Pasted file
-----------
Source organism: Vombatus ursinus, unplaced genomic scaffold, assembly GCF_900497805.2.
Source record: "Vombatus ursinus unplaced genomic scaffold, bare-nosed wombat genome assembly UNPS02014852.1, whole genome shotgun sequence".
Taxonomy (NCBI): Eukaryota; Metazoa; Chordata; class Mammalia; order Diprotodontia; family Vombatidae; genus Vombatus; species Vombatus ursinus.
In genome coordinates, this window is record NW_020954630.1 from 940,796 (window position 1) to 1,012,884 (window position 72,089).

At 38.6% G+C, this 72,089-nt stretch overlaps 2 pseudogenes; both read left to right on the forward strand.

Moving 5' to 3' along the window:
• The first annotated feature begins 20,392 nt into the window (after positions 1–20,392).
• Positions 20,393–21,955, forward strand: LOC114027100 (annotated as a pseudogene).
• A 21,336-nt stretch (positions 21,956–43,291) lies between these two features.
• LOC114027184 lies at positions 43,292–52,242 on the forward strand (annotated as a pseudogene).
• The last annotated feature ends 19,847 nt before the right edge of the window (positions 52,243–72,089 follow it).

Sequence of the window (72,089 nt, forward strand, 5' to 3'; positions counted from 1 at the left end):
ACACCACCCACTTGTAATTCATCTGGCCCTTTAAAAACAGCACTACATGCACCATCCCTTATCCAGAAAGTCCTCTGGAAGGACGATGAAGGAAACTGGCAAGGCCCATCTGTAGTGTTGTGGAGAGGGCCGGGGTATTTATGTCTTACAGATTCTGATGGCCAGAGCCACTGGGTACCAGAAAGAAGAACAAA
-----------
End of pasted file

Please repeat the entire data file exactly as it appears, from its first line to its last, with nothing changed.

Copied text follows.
Source organism: Vombatus ursinus, unplaced genomic scaffold, assembly GCF_900497805.2.
Source record: "Vombatus ursinus unplaced genomic scaffold, bare-nosed wombat genome assembly UNPS02014852.1, whole genome shotgun sequence".
Taxonomy (NCBI): Eukaryota; Metazoa; Chordata; class Mammalia; order Diprotodontia; family Vombatidae; genus Vombatus; species Vombatus ursinus.
In genome coordinates, this window is record NW_020954630.1 from 940,796 (window position 1) to 1,012,884 (window position 72,089).

At 38.6% G+C, this 72,089-nt stretch overlaps 2 pseudogenes; both read left to right on the forward strand.

Moving 5' to 3' along the window:
• The first annotated feature begins 20,392 nt into the window (after positions 1–20,392).
• Positions 20,393–21,955, forward strand: LOC114027100 (annotated as a pseudogene).
• A 21,336-nt stretch (positions 21,956–43,291) lies between these two features.
• LOC114027184 lies at positions 43,292–52,242 on the forward strand (annotated as a pseudogene).
• The last annotated feature ends 19,847 nt before the right edge of the window (positions 52,243–72,089 follow it).

Sequence of the window (72,089 nt, forward strand, 5' to 3'; positions counted from 1 at the left end):
ACACCACCCACTTGTAATTCATCTGGCCCTTTAAAAACAGCACTACATGCACCATCCCTTATCCAGAAAGTCCTCTGGAAGGACGATGAAGGAAACTGGCAAGGCCCATCTGTAGTGTTGTGGAGAGGGCCGGGGTATTTATGTCTTACAGATTCTGATGGCCAGAGCCACTGGGTACCAGAAAGAAGAACAAA